IWitnessing the significance of Early Childhood Development projects in Indonesia

After months of excitement, meticulous planning and long flights we finally were in Indonesia. Indonesia was bit like home coming for me as the traffic, weather, hustle bustle of the town and the way of life were similar to Nepal, the country of my origin. I especially enjoyed the euphoric atmosphere of the 18th Asian Games 2018. Indonesia was hosting the Asian Games for the first time in 56 years and so it was a moment of pride for each Indonesian.

We had a fixed and well-planned schedule during the four days of our stay in Indonesia. During these four days, we had opportunities to visit several kindergartens and interact with the project officials, kindergarten teachers, children and their parents. In addition, we were also able to observe the activities of the Early Childhood Development (ECD) project of UNICEF, which is funded by the IKEA Foundation.

Debrief of ECD projects at the Ministry of Education. Photo by Devendra Adhikari.

One of the ECD project sights was a government-run “model kindergarten” in Bogor district, which focuses on holistic and integrative early childhood development services incorporating health, nutrition, stimulation and protection of children. The government of Indonesia is planning to launch prototypes of this model kindergarten in other districts of Indonesia.

Model kindergarten. Photo by Devendra Adhikari.
Children performing a traditional dance. Photo by Devendra Adhikari.

Another project sight was a kindergarten named Bina Putra 3, in a rural area of Bogor district, where we were able spend most of our day interacting with teachers, children and their parents.

Children, teachers and parents welcomed us with happy faces and melodious singing. Photo by Devendra Adhikari.
Kindergarten Bina Putra 3. Photo by Devendra Adhikari.

According to the teachers and parents, rural Indonesia has lots of limitations regarding kindergartens. There is a shortage of trained teachers, teaching materials, essentials facilities like toilets, washrooms and proper playgrounds. However, after the launch of the UNICEF project funded by the IKEA Foundation, things have changed. The kids in the kindergarten have now access to proper toilet and water facilities. Teachers have also learned the importance of the “learning through play” method of teaching. According to the teachers, the training has also taught them to be more organised, use the materials from the local surroundings and, most of all, be patient with the children during teaching sessions.

Teachers’ training session. Photo by Devendra Adhikari.
Kids washing their hands after a field activity in the kindergarten. Photo by Devendra Adhikari.

The parents in the kindergarten were extremely pleased with the project outcomes. According to one of the parents, this project has not only provided a proper early childhood development opportunity for their children but has also provided them with an opportunity to learn more about basic hygiene and sanitation.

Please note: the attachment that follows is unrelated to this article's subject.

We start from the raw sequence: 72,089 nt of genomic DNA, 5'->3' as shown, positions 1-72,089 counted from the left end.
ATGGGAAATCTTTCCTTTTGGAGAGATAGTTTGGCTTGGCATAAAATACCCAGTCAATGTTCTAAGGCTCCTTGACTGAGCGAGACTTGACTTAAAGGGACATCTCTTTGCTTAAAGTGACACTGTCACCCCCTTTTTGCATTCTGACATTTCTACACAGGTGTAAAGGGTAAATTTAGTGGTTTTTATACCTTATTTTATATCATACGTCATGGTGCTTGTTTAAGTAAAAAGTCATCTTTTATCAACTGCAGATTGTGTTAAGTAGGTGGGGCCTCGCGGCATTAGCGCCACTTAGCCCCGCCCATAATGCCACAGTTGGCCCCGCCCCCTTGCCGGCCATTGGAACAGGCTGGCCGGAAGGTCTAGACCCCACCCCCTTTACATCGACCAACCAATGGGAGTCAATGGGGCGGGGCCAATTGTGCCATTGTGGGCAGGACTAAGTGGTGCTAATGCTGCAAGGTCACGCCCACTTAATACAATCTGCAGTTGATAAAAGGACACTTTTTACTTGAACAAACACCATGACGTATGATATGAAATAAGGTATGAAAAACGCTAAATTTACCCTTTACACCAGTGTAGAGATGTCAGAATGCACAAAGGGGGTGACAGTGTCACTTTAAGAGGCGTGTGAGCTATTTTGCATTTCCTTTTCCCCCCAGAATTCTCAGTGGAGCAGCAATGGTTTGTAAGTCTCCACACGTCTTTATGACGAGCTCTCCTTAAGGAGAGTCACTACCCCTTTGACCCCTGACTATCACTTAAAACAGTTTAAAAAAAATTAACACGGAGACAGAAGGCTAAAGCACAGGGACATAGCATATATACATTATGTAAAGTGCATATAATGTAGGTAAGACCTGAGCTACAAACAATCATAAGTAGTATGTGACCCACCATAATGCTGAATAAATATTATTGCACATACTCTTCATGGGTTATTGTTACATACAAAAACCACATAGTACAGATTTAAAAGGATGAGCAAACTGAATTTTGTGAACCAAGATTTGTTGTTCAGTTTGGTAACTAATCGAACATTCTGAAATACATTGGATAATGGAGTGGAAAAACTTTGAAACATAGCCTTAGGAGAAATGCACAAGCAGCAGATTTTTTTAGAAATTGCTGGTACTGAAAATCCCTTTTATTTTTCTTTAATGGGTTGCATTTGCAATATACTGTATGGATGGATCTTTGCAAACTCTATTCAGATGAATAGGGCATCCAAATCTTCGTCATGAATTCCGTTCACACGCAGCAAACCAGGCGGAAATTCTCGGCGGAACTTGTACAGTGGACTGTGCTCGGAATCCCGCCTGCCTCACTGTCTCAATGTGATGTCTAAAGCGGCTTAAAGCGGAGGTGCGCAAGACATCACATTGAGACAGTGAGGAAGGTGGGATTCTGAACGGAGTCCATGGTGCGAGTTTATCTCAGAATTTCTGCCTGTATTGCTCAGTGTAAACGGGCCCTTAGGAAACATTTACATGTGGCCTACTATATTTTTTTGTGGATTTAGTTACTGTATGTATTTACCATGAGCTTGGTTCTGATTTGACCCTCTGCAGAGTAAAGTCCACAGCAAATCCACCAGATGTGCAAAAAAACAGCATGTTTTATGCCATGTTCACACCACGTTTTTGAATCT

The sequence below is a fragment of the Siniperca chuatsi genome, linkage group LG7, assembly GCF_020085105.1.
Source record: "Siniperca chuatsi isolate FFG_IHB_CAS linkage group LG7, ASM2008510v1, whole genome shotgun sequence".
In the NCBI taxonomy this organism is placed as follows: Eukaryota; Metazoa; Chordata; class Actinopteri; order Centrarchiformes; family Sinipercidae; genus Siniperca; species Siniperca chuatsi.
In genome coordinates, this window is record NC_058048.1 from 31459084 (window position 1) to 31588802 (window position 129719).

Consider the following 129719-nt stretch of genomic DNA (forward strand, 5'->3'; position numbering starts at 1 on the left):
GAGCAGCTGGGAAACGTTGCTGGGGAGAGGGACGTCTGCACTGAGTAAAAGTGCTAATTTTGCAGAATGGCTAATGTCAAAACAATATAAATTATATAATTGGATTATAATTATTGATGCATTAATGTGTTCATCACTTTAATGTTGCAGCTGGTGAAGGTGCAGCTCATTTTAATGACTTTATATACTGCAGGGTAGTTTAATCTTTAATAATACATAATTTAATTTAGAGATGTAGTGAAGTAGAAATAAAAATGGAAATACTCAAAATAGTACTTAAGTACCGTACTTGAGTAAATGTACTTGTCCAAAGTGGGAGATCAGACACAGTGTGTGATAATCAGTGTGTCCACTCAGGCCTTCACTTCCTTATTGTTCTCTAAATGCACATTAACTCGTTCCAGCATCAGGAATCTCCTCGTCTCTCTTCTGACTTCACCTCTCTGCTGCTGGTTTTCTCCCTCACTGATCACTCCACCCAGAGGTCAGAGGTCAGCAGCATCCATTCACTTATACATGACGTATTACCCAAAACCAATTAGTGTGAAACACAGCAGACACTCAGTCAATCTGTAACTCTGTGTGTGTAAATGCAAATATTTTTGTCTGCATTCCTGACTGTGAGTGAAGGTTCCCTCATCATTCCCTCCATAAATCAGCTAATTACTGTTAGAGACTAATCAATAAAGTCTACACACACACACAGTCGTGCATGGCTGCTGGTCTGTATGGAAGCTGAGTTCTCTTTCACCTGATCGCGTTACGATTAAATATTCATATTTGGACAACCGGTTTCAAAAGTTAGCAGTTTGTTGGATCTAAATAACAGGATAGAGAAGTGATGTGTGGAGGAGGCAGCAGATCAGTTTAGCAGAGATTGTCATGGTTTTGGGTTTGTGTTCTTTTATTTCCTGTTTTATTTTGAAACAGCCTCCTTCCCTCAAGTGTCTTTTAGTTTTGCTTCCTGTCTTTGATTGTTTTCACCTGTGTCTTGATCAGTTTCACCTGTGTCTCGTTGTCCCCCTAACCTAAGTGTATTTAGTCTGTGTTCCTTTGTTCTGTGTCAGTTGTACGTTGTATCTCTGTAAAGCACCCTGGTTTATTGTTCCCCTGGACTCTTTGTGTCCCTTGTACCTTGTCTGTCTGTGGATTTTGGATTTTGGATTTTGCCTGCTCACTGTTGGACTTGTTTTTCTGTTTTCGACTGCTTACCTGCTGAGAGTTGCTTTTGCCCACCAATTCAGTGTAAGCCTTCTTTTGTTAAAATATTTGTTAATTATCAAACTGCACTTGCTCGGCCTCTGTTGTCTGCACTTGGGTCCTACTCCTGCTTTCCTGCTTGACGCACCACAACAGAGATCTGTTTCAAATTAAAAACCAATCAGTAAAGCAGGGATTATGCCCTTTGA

Amazingly creative and talented kids: learning through doing it themselves. Photo by Devendra Adhikari.

One of the key sights was Nurul Hidayatul Hikmah kindergarten in the sub-district of Bogor, where we had an opportunity to observe a parenting education session. The main purpose of the session was to teach the parents how to raise and nurture their children.

Parenting session. Photo by Devendra Adhikari.

While interacting with the mothers, one mother stated that: “Prior to these educational sessions, the parents of the village only had theoretical knowledge of parenting. Receiving lessons with the ‘learning by doing’ approach has been extremely helpful for all mothers and families involved. We have now learnt how to take care and stimulate our children during different growing up stages.”

She was truly grateful to UNICEF and the IKEA Foundation for providing them with such trainings. She hopes receiving such workshops and training in the future will ensure their children can have a full and healthy life that they rightfully deserve.

Sri Rahayu, a mother of two, expressing her feelings of the project outcomes. Photo by Devendra Adhikari.

Overall, the IWitness trip was a tremendously optimistic, eye-opening and educating experience. In addition, it was a rewarding feeling to be able to observe the impacts of the IKEA Foundation funding and excellent work carried out by UNICEF in bringing about positive changes in people’s lives in Indonesia.

The most important learning of the trip was to value small things such as toilets and washing facilities that we normally take for granted, as these simple facilities can be considered as a real luxury for a lot of the people in this world. Another key learning was to realise the importance of ECD projects in rural areas of Indonesia, necessary resources for them and the role we can play in contributing to their purpose. On that note, I concluded my IWitness trip with this thought: I am a proud employee of a company that contributes to and is part of communities that are in need. Therefore, the real goal of what we are doing is to have a positive impact on the people and planet.